Column: The Public Eye: Cloning Dubya

By Bob Burnett
Tuesday November 27, 2007

While George Dubya Bush will be in office for 14 more months, many have already labeled him the worst president in modern American history. They complain that the Bush legacy will extend well beyond January of 2009, when the next president takes office. Political observers lament he has had the “reverse Midas touch,” where he’s worsened every aspect of American foreign and domestic policy he’s blundered into. Bush’s most lasting negative legacy can be attributed to his autocratic leadership style, which has inspired other politicians to emulate his tactics and ethics. As a result, we see mini-Dubyas running for president and Dubya clones ruling other countries. 

Bush has had a distinctive and destructive presidency. One characteristic has been dogmatic inflexibility: he came into power with a militant conservative agenda—cut taxes, reduce government restrictions on business, expand the role of the military, and promote American empire—and has not deviated from this. Even in the face of evidence that it was counterproductive, Bush has steadfastly pursued his program: when he launched his “war” on terror, he could have asked the American people to make a common economic sacrifice and pay higher taxes, but he refused to do this. His administration ran up unprecedented deficits while claiming to be “stimulating” the market. 

President Bush does not believe in the balance of powers doctrine prescribed in the Constitution: the notion that the executive, judiciary, and legislative branches of government are co-equal. Since he initiated the war on terror, he has acted as if he was above the Constitution. He invaded Iraq on false premises, filled the American media with misleading propaganda, and ignored the modern rules of war regarding treatment of prisoners and civilians. Building upon his manufactured image as “wartime” commander-in-chief, Dubya has operated more as a despot than as the leader of a democracy. 

Evidently, Bush feels the American people pay more attention to what he says than to what he does. His speeches are filled with platitudes about democracy and liberty; according to Dubya everything the United States does in Iraq is intended to produce a model democracy. Nonetheless, the policies of the Bush administration have diminished freedom in the United States and created a police state in Iraq.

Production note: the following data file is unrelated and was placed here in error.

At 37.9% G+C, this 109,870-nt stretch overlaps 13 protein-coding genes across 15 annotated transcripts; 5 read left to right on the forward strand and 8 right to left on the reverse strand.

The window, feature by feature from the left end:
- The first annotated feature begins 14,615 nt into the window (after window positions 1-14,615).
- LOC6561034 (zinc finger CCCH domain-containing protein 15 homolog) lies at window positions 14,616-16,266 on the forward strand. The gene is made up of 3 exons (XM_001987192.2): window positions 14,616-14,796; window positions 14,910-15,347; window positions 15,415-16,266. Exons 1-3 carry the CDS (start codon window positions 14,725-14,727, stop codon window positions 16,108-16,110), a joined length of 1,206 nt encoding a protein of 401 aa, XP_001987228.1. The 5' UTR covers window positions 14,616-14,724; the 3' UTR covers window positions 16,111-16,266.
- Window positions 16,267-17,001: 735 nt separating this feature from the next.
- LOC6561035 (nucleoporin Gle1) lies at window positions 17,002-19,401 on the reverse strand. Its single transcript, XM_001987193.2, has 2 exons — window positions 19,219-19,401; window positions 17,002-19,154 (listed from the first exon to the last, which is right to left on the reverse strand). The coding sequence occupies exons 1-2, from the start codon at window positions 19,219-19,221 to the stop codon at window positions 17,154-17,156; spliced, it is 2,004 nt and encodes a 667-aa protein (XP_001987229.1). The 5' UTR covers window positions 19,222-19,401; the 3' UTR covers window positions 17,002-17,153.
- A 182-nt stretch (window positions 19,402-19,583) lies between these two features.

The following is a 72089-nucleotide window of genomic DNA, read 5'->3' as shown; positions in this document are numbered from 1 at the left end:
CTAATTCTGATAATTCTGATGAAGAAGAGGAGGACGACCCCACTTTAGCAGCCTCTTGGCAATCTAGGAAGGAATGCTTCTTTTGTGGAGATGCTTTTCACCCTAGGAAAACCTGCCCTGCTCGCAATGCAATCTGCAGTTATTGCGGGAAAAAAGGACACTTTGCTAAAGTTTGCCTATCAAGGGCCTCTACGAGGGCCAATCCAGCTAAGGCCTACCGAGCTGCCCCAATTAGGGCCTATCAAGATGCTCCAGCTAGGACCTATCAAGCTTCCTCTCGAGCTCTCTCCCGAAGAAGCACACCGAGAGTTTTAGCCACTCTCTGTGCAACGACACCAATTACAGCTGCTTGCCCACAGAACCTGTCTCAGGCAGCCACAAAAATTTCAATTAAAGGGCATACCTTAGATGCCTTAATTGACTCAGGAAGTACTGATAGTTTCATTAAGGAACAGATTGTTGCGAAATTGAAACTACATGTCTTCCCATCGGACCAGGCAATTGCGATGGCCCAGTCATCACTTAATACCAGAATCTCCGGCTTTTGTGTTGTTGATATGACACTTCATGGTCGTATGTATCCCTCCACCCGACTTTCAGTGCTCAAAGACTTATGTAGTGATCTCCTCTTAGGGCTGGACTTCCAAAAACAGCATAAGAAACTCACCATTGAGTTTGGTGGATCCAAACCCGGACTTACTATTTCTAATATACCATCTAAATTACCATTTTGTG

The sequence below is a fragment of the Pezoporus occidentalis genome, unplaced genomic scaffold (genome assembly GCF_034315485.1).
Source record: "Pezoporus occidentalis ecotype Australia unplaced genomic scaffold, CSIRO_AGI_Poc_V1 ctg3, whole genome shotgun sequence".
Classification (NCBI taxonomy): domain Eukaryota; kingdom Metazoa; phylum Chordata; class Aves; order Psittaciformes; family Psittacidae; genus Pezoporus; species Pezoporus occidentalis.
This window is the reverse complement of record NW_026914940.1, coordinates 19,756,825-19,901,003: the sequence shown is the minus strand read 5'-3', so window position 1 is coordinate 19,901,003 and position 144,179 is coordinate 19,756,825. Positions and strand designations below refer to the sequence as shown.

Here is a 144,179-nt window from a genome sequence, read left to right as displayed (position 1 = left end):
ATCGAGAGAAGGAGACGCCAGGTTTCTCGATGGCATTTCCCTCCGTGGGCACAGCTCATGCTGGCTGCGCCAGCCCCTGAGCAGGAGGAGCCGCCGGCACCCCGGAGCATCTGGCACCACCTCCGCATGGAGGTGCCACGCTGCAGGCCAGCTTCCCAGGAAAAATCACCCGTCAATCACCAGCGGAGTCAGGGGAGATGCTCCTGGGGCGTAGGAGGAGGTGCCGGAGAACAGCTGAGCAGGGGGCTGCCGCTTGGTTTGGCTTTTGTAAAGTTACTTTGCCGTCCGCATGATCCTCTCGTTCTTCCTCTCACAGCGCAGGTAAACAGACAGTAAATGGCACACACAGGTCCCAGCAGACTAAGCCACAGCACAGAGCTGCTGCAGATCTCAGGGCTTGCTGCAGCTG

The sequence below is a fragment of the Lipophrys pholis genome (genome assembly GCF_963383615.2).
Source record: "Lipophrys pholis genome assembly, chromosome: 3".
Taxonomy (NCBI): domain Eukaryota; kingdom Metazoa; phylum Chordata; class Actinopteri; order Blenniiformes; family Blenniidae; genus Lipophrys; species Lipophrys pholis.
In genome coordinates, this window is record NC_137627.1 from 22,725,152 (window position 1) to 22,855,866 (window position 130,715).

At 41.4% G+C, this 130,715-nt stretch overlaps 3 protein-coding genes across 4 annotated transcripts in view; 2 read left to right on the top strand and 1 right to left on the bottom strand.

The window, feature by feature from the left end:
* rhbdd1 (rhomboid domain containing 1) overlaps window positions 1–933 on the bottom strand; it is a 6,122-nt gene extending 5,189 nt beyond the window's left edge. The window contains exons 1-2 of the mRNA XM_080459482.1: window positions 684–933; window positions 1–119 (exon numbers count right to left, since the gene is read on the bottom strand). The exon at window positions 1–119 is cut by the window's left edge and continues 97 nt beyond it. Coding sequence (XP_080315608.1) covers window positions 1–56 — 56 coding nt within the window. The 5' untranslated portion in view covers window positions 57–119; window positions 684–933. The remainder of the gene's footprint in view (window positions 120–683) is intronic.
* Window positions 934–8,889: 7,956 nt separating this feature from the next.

Bush’s guiding morality is that the ends justify the means. His decisions are based solely upon considerations of power: how a particular policy will enhance his power, as well as that of the Republican Party and their wealthy supporters. Early in the Bush administration, a former policy adviser, John Dilulio, reported that every White House policy had to be approved by Karl Rove, Bush’s consigliere,; an indication that the White House strove to maximize the political consequences of every move the president made. 

Now, as Republicans struggle to find a 2008 presidential candidate, the top four contenders—Giuliani, McCain, Romney, and Thompson—are running as mini-Dubyas. Giuliani and Romney, in particular, take the stance “we’re like George Bush, only smarter.” All four support the president’s ill-considered war in Iraq, but argue they would do a better job of “winning” it. 

Nonetheless, the most dire consequences of the Bush leadership style—“it’s okay to do anything, so long as you win”—has been in foreign policy. While the White House talks about spreading democracy throughout the world, what they have actually dispensed is plutocracy disguised as free-market capitalism. 

The most horrific consequences of President Bush’s style have occurred in Pakistan, where the Bush administration has steadfastly supported a dictator, General Pervez Musharraf. The White House position has been “because Pervez is our ally in the war on terror, he has carte blanche.” 

In 2002, the failed U.S. military expedition into Afghanistan did not capture Osama bin Laden and other al Qaeda leaders, but instead pushed them into the lawless territories of Pakistan. General Musharraf became the Bush administration’s point person in Central Asia: Dubya met with Musharraf, looked him in the eye, and declared him to be the right man for the job of rooting out terrorist evildoers. As a result, the United States funneled more than $10 billion in military aid to the Musharraf government. Yet, the Los Angeles Times recently reported that rather than fund anti-terrorist projects, “Pakistan has spent the bulk of it on heavy arms, aircraft and equipment that U.S. officials say are far more suited for conventional warfare with India.” Nonetheless, because General Musharraf is on Dubya’s side, the White House has ignored his draconian domestic policies. As a result, Musharraf has become an autocrat and disabled Pakistani democracy. 

General Musharraf has emulated his mentor, George Bush. Using the threat of terrorist attack as an excuse, Musharraf has expanded the powers of the presidency and curtailed civil liberties. He has adopted the Bush morality that the ends justify the means, that it is OK to circumvent democratic process as long as your objective is to defeat evildoers. In the process, Musharraf has enhanced his political power as well as that of his political party. He has become a Dubya clone. 


Bob Burnett is a Berkeley writer. He can be reached at